TABLE OF CONTENTSCoverstorypage 8FEATURESWebcast 4Ben Fowke, chairman, president and CEO,recently hosted the company’s first-evercompany-wide webcast for employees inmore than 100 locations.Chairman’s Award 11Honoree Karen Rhodes was – and is – instrumentalin implementing Xcel Energy’sdemand-side management programs forthe NSP-Minnesota service territory.Singer 16Chana Smith and her powerfully beautifulvoice have repeatedly won accolades andawards in local venues in Amarillo, Texas.Awards 6The 1800 Larimer building in downtownDenver and home to Xcel Energy’s regionalheadquarters operations has won severalrecent awards.Fire and Water 13Line foreman Andy Compary’s idea helpsthe company save smoldering powerpoles with the help of portable watersprayers.Jones Three 8A new generating unit recently came online at Jones Station in Lubbock, Texas,and another new unit is on the way tomeet growing demand.People 18The most recent Friends We’ll Miss andRetirement announcements.On the CoverLubbock’s Jones Generating Station recentlyadded a third generating unit to itsportfolio, and another new unit is now onthe way for the summer of 2013. In thisphoto, taken by Troy Foos in CorporateCommunications, construction crewswork on the underlying structure for thenew Unit Three. For more information,please see story on page 8.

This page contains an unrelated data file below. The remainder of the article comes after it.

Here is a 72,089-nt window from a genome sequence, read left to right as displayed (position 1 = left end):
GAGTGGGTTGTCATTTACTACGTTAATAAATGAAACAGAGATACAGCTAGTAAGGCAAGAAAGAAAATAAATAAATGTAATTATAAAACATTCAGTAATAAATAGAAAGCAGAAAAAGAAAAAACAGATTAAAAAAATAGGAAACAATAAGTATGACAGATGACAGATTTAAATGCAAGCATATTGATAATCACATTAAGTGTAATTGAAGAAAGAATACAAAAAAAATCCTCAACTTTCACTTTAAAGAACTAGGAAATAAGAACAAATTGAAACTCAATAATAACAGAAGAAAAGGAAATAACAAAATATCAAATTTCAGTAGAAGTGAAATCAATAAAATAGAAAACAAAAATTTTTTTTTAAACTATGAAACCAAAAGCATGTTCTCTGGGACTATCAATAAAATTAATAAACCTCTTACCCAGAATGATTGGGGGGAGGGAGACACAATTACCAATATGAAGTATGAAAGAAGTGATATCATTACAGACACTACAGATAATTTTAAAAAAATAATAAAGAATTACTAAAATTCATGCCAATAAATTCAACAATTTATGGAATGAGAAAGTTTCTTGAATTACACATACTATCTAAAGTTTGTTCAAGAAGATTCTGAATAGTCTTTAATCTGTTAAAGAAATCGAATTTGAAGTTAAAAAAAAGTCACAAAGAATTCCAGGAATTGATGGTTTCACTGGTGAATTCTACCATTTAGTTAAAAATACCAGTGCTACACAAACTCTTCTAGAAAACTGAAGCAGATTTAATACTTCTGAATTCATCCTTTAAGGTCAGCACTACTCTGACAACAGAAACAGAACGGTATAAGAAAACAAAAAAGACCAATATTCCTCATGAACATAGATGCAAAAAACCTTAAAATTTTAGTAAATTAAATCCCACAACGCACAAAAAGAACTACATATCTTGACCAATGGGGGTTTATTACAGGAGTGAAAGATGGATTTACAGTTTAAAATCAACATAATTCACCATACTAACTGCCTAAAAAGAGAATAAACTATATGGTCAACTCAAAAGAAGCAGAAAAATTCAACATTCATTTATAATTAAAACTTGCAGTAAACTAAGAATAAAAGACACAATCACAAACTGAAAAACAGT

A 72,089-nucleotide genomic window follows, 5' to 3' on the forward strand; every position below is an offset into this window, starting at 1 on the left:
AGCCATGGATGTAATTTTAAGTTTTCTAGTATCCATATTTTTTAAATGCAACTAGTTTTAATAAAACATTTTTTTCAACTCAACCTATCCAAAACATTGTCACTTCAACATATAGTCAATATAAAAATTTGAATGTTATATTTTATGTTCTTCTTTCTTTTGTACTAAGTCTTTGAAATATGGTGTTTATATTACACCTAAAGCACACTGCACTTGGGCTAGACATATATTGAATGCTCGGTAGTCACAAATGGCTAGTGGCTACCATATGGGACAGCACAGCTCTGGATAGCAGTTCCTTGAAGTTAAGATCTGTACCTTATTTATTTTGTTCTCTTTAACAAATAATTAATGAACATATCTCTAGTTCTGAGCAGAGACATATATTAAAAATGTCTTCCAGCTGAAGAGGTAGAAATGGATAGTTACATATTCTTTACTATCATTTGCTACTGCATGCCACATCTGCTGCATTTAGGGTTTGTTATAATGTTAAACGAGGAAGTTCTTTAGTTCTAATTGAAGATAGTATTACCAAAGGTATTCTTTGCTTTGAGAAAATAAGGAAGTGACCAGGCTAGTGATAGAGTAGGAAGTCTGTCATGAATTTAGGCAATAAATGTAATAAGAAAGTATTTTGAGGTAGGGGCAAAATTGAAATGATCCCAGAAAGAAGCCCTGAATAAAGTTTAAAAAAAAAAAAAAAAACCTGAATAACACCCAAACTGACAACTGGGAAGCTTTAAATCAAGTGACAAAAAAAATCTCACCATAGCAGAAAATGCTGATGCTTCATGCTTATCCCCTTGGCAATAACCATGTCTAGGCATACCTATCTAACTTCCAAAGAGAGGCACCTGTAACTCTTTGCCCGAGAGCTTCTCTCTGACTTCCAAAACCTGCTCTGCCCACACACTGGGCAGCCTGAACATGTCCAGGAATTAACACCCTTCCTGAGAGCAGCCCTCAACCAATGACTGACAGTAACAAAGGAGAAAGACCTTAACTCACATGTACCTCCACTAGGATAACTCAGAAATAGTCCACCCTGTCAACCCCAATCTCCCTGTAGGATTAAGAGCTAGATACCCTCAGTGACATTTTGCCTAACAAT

LETTERS TO THE EDITOR‘Other companies could learnfrom Xcel Energy’s example’Recently there was a power outage in my neighborhood.I called Xcel Energy, and a crew was there in lessthan 10 minutes.The crew spent 30 minutes examining all of thetransformers and power lines in the neighborhood, andeventually used some type of scanner to pinpoint theproblem as an underground cable connection.One crew man marked the pavement where the undergroundlines were located and outlined a precise digarea. Another employee contacted car owners so theycould move their cars.In another 20 minutes, a backhoe operator arrivedalong with more trucks and crew members. The efficiencywith which they tackled the project was inspiring.Each constraint was identified and pushed, eachtask was completed in advance of the next step, andthe crew themselves were clearly focused, motivatedand knowledgeable.It made me wonder if someone at Xcel Energy hadtaken the business administration program at MoorheadState because those state-of-the-art techniques werewhat I was observing firsthand.That Xcel Energy crew should hang a banner outsidetheir office that proudly says: “Another project completedon time, under budget and with zero defects.” Theyshould display a banner of quality and excellence, like aSuper Bowl trophy.Other companies could learn from Xcel Energy’sexample.– Tom Gory, Fargo, N.D.PHOTO OPSafety HatA hardhat, set on a table during an employee meeting at Comanche GeneratingStation in Pueblo, Colo., makes the point about working safely. Innumerous ways, the topic of safety is broached through an assortmentof well-placed stickers, as well as a touch of humor. This photo was takenby Kevin Graham in Corporate Communications during a visit to the plantearlier this year.Editor’s Note: “Photo Op” is a standing featurein Xtra. Each issue, a photo submitted bya reader or produced by a member of CorporateCommunications will be published. Please submithigh-resolution digital photos to the editorat the e-mail address listed on the back pageof this publication. By submitting images for“Photo Op,” employees give Xtra permission torun the photos.